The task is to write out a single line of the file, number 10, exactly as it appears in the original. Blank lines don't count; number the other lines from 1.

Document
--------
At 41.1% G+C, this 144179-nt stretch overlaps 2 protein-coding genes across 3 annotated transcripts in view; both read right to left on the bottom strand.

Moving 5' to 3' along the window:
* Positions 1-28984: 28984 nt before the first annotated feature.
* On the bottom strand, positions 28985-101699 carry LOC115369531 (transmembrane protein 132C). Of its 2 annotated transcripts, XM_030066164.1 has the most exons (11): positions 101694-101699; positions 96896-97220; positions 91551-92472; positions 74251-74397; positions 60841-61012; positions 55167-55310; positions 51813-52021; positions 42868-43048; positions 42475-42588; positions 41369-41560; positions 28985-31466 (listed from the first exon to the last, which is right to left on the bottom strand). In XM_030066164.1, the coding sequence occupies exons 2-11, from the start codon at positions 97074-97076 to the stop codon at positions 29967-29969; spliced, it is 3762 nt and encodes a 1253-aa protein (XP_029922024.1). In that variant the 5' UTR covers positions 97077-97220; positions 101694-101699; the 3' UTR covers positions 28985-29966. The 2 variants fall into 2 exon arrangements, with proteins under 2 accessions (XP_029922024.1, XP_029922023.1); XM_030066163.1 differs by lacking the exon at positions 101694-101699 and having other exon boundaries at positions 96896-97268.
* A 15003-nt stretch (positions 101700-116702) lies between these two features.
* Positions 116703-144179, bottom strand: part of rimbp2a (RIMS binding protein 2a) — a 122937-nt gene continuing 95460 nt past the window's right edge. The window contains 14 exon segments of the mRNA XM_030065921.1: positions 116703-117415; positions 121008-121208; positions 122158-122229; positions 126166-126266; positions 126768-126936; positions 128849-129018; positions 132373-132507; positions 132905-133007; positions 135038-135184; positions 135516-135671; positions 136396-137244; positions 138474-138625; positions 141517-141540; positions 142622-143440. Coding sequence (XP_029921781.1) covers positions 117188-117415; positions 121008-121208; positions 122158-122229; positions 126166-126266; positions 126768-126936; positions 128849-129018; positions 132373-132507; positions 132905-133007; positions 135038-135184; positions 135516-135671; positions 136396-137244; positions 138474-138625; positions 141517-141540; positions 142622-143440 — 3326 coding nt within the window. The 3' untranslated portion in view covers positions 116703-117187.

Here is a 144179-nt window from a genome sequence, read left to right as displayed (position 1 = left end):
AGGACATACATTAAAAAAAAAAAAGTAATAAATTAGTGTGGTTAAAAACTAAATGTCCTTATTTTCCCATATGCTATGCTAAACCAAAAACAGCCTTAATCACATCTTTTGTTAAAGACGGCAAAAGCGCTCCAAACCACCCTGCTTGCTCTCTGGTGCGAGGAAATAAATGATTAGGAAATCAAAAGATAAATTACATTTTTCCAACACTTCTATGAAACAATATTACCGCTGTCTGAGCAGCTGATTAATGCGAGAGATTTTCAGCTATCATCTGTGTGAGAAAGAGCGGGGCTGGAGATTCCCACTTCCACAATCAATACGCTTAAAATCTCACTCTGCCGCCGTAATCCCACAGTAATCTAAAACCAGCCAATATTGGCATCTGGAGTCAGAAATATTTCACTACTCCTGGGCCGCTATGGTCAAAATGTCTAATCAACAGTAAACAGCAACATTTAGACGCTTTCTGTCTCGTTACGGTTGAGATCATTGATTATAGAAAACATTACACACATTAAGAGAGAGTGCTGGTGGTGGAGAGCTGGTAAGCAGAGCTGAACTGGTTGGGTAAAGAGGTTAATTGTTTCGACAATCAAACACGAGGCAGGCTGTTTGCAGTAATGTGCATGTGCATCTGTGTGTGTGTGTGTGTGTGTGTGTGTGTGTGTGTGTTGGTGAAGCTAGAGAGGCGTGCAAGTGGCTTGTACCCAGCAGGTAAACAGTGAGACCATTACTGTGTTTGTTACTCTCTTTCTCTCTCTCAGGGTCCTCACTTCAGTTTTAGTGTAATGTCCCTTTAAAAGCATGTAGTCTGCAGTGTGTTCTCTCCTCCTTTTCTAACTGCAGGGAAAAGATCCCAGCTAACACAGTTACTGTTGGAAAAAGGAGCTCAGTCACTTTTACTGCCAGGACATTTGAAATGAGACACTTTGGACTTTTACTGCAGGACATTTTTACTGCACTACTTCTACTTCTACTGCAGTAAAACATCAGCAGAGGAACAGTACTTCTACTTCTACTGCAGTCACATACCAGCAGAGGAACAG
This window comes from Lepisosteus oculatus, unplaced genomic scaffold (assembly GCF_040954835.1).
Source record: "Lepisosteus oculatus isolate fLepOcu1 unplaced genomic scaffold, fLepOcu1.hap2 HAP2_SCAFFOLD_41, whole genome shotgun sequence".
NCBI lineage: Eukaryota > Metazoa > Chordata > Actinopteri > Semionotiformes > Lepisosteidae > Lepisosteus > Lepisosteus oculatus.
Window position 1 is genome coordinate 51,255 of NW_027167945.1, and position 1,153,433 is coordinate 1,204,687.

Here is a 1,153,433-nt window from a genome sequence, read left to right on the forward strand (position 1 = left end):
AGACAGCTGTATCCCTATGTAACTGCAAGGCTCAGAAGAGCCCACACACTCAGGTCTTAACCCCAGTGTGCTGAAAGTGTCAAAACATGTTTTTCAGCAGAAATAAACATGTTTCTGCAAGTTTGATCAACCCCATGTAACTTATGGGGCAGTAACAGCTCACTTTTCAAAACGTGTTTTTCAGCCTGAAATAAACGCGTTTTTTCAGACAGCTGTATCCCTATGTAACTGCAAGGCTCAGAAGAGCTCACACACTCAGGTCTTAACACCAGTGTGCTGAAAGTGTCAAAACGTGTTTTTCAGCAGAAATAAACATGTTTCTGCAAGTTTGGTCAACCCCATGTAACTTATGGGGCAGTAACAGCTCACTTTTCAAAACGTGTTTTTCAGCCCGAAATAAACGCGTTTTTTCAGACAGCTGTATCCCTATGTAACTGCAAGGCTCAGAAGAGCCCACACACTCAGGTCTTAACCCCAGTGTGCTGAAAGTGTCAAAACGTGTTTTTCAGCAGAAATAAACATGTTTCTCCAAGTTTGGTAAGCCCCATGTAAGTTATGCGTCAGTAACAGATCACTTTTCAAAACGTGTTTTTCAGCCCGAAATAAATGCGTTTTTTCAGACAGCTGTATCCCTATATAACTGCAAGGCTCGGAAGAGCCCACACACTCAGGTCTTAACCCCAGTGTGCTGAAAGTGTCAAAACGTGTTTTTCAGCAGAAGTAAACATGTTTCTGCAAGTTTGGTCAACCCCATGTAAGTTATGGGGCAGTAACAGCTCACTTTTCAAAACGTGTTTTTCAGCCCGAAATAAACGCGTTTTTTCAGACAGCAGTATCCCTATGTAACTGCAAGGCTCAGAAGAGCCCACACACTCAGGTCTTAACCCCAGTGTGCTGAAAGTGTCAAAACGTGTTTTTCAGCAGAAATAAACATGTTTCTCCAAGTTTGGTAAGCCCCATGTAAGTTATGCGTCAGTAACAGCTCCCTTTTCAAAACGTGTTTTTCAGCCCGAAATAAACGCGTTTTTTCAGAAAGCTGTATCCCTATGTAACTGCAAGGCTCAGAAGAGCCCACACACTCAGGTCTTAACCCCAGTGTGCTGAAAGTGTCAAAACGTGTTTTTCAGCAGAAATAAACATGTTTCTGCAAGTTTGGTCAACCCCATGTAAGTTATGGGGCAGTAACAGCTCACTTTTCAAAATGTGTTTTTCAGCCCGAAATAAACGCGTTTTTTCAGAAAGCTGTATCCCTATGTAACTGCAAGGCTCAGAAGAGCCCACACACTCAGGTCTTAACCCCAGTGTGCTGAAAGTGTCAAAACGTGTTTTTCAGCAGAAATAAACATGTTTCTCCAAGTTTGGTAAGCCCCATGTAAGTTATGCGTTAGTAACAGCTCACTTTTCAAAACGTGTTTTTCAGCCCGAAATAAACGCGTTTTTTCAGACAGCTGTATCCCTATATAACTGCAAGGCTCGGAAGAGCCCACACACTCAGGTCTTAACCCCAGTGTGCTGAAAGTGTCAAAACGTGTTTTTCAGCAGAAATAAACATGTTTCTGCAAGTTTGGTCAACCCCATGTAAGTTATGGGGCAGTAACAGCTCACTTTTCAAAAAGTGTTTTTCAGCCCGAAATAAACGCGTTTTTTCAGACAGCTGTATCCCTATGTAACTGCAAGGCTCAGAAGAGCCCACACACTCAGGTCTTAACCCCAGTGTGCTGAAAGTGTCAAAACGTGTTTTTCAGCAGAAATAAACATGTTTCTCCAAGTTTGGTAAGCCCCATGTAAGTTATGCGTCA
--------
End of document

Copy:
Source record: "Lepisosteus oculatus isolate fLepOcu1 unplaced genomic scaffold, fLepOcu1.hap2 HAP2_SCAFFOLD_41, whole genome shotgun sequence".